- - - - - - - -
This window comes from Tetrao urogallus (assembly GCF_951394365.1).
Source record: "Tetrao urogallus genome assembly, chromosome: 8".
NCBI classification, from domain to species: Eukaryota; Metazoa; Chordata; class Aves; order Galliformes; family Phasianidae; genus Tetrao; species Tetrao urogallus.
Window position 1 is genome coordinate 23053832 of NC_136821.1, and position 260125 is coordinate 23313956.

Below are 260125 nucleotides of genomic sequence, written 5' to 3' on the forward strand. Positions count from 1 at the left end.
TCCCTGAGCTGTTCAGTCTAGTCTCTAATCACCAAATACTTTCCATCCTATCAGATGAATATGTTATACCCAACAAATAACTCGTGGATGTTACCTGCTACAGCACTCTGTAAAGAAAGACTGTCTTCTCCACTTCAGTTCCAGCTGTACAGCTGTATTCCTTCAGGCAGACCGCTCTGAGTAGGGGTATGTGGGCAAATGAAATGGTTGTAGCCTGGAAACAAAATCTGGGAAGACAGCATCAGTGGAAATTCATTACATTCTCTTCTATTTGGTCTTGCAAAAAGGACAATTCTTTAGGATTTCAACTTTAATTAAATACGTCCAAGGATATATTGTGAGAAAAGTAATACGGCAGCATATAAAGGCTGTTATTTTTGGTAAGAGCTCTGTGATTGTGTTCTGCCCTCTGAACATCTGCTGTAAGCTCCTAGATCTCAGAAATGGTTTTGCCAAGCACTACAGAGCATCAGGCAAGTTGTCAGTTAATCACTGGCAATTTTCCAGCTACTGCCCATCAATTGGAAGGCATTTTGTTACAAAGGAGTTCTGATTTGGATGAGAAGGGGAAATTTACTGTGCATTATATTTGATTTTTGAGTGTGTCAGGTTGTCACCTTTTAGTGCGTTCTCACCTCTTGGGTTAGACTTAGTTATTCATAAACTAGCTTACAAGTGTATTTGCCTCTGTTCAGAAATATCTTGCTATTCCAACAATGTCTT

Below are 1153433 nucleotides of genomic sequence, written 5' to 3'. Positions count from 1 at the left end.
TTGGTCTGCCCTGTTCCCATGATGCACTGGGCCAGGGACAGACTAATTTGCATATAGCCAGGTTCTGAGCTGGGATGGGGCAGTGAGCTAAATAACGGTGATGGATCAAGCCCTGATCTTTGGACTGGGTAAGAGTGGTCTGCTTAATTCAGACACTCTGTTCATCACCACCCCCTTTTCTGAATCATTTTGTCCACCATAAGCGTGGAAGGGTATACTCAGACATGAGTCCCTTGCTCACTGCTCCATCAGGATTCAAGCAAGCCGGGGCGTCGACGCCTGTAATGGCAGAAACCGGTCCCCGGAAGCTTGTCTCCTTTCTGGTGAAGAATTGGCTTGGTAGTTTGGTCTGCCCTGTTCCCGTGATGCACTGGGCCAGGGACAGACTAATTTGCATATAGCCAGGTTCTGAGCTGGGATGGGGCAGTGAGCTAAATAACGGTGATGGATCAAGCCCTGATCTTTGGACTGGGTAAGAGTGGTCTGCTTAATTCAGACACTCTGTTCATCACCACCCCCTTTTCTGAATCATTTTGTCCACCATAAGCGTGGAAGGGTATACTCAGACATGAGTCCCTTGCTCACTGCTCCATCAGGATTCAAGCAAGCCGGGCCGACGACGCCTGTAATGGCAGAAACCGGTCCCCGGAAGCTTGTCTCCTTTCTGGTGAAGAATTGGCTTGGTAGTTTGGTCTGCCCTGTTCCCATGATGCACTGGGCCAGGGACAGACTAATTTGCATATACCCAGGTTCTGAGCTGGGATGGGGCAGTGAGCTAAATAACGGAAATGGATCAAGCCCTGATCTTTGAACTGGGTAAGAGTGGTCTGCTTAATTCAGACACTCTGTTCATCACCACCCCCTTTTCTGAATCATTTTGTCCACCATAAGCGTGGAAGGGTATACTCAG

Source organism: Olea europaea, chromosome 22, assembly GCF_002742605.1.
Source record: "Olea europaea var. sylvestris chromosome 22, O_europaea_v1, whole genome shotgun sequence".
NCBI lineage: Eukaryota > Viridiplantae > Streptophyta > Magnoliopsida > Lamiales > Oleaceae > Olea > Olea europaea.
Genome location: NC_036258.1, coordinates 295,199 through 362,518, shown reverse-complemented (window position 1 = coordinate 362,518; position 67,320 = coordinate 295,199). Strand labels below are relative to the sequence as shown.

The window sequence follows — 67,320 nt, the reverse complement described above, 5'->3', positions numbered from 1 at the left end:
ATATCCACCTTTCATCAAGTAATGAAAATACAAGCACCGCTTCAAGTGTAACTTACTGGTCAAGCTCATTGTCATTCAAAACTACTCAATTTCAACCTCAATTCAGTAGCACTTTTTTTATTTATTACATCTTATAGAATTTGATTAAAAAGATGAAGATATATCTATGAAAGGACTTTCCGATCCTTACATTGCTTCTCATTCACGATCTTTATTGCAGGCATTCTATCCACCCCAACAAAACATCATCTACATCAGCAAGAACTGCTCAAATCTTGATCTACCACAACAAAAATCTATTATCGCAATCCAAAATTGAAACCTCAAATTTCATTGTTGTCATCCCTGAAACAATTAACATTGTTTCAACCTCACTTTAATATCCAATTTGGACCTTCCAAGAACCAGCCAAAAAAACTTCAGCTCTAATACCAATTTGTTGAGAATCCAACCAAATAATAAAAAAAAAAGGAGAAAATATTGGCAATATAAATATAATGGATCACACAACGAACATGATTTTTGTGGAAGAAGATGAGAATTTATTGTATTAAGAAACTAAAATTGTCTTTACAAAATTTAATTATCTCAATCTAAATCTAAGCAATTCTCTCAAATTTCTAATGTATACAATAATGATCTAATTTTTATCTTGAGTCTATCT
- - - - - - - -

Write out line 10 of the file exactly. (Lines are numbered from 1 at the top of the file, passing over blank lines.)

Source record: "Olea europaea var. sylvestris chromosome 22, O_europaea_v1, whole genome shotgun sequence".